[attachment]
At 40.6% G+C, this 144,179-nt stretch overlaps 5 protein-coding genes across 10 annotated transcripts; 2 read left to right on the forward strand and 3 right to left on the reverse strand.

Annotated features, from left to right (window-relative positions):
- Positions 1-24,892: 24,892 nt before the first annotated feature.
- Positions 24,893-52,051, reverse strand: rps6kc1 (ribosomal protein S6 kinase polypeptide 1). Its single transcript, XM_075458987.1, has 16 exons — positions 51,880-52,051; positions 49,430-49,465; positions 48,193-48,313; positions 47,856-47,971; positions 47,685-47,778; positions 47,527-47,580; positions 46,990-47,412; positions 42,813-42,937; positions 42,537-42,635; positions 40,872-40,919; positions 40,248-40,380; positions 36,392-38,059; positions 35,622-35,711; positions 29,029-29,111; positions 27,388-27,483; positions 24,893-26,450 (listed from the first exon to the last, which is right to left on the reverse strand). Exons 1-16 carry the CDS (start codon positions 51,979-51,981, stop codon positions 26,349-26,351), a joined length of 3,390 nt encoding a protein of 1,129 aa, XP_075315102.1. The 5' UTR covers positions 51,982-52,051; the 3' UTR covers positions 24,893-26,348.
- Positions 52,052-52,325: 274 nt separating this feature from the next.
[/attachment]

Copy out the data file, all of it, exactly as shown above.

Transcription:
At 40.6% G+C, this 144,179-nt stretch overlaps 5 protein-coding genes across 10 annotated transcripts; 2 read left to right on the forward strand and 3 right to left on the reverse strand.

Annotated features, from left to right (window-relative positions):
- Positions 1-24,892: 24,892 nt before the first annotated feature.
- Positions 24,893-52,051, reverse strand: rps6kc1 (ribosomal protein S6 kinase polypeptide 1). Its single transcript, XM_075458987.1, has 16 exons — positions 51,880-52,051; positions 49,430-49,465; positions 48,193-48,313; positions 47,856-47,971; positions 47,685-47,778; positions 47,527-47,580; positions 46,990-47,412; positions 42,813-42,937; positions 42,537-42,635; positions 40,872-40,919; positions 40,248-40,380; positions 36,392-38,059; positions 35,622-35,711; positions 29,029-29,111; positions 27,388-27,483; positions 24,893-26,450 (listed from the first exon to the last, which is right to left on the reverse strand). Exons 1-16 carry the CDS (start codon positions 51,979-51,981, stop codon positions 26,349-26,351), a joined length of 3,390 nt encoding a protein of 1,129 aa, XP_075315102.1. The 5' UTR covers positions 51,982-52,051; the 3' UTR covers positions 24,893-26,348.
- Positions 52,052-52,325: 274 nt separating this feature from the next.